You shall know that one fifth of what you gain shall go to God and the messenger, the relatives, the orphans, the poor, and the homeless; this is if you believe in God and in what We revealed to Our servant on the day of decision, the day the two armies clashed. God is capable of all things.
8:41


One of the recently circulated claims has been the claim that since God says in
8:41 that one fifth of what you gain “ghanimtum” should be dedicated to the recipients specified in 8:41, then this speaks of the Zakat and that we must pay one fifth of all our income (20%) towards Zakat.

To analyse this claim, we need to examine the word “ghanimtum” and how it is used in
8:41 and in other Quranic verses.
The literal meaning of this word is: what you have gained.
The question is whether this word in 8:41 refers to everything a person gains such as income, capital gains, gifts, inheritance etc, or is it used in 8:41 in a specific meaning?

1- The first observation is that the verses which come immediately before 8:41 speak specifically about fighting the disbelievers in war.

2- Further confirmation is given in 8:41 itself with the words “the day the two armies clashed”. Those who try to manipulate Quranic words in order to enforce their own interpretations, have a habit of quoting some words in isolation and not the whole verse! By reading all the words in 8:41 we have confirmation that the words 'what you gained' are clearly related to what is gained at war, which are the spoils of war.

3- The verb “ghanimtum” is used only twice in all the Quran. The first is in 8:41 and the second is in 8:69. In 8:69 the believers are told to rejoice in what they gain from war. Once again if we look at the verses just before 8:69 we see they are speaking about war. In 8:67 God is telling the prophet that he may not have prisoners of war except under certain conditions, and in 8:68 God tells the prophet that he would be punished if he breaks these rules, this continues in 8:69 and we find the word “ghanimtum” which obviously is sill connected to war time.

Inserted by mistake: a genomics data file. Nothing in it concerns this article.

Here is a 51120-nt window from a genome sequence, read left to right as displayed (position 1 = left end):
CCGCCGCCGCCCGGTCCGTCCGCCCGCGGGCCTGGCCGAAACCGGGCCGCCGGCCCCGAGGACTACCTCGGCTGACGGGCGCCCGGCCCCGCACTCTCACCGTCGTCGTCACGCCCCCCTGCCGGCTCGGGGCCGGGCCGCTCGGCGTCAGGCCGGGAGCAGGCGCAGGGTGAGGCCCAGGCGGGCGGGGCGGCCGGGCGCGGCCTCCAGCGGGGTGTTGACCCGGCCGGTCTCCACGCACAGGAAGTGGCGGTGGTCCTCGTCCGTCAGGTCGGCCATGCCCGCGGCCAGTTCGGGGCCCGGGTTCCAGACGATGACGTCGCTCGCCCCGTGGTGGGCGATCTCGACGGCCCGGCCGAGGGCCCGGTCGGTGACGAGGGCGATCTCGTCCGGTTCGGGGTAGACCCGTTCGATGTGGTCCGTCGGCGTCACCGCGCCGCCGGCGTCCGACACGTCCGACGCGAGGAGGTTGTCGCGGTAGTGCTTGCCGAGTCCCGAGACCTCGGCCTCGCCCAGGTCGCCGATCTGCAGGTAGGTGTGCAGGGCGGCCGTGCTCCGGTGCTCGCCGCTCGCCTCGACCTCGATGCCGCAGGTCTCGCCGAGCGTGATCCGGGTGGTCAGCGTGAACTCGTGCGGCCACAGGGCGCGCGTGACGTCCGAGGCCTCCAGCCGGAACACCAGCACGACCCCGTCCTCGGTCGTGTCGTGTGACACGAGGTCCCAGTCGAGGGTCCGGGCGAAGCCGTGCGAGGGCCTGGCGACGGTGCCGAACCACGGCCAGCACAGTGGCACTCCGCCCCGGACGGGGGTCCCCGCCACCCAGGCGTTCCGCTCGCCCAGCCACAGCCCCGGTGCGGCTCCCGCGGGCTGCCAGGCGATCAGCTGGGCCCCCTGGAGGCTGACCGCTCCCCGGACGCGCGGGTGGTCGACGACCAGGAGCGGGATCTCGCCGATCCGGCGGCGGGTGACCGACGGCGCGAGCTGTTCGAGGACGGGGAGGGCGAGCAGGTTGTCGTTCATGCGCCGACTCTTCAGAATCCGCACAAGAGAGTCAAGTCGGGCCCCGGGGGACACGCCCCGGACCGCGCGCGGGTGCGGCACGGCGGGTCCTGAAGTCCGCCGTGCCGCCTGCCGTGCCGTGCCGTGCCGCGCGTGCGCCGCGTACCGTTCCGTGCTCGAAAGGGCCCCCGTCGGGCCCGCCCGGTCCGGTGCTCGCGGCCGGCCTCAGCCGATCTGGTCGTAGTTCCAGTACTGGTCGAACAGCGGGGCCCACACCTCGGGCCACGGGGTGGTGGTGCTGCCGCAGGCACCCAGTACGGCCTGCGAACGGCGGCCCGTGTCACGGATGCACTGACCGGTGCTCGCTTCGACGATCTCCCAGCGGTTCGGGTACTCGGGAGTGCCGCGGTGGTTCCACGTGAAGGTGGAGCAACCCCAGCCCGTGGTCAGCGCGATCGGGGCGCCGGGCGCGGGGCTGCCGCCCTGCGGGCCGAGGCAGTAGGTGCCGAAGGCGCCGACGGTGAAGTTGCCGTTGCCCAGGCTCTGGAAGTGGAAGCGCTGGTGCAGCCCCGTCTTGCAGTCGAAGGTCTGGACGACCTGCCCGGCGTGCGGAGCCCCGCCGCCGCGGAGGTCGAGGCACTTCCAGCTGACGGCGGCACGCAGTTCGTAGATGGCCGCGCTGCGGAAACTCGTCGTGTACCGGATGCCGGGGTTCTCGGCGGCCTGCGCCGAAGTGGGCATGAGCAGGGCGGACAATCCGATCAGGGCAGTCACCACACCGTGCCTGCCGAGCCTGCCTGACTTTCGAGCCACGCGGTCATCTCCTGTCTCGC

4- The sura, in which the word “ghanimtum” is used twice, is called Al-Anfal. This word means the spoils of war, which again confirms the topic to be related to war time.

5- When God speaks about zakat or sadaqaat, God always uses the words “aatu al-zakat”, which means “give the zakat” and “eetaa al-zakat” which means the giving of the zakat. The words “ghanimtum” is never used in the Quran in any verse where the word zakat or sadaqaat is used.

6- The word “ghanimtum” is a verb and the noun is “maghanim”. This word has also been used in the Quran to refer to the spoils of war such as in 48:19 and 48:20. These verses follow from 48:18 which speak of an imminent victory (in battle).

7- God never contradicts Himself! In 17:26 we read the word “haqahu” which means (its due right, i.e. a compulsory payment), this confirms that God is speaking about Zakat. Then in verses 26-29 we are told not to be stingy nor too extravagant when we pay this payment. This confirms that God did not set a fixed rate for Zakat.
How can anyone be stingy or extravagant if everyone is paying a fixed 20%? The words ‘do not be stingy nor too extravagant’ confirm that the percentage is not fixed, but that it is flexible and that it has been left to each individual's means.
If God tells us in 17:26-29 that the rate of Zakat is not fixed but left to every individual, then tell us in 8:41 to pay a fixed 20% rate for Zakat, then God would be contradicting Himself!
We know that God never contradicts Himself, and this once again proves that 8:41 has nothing to do with the payment of Zakat.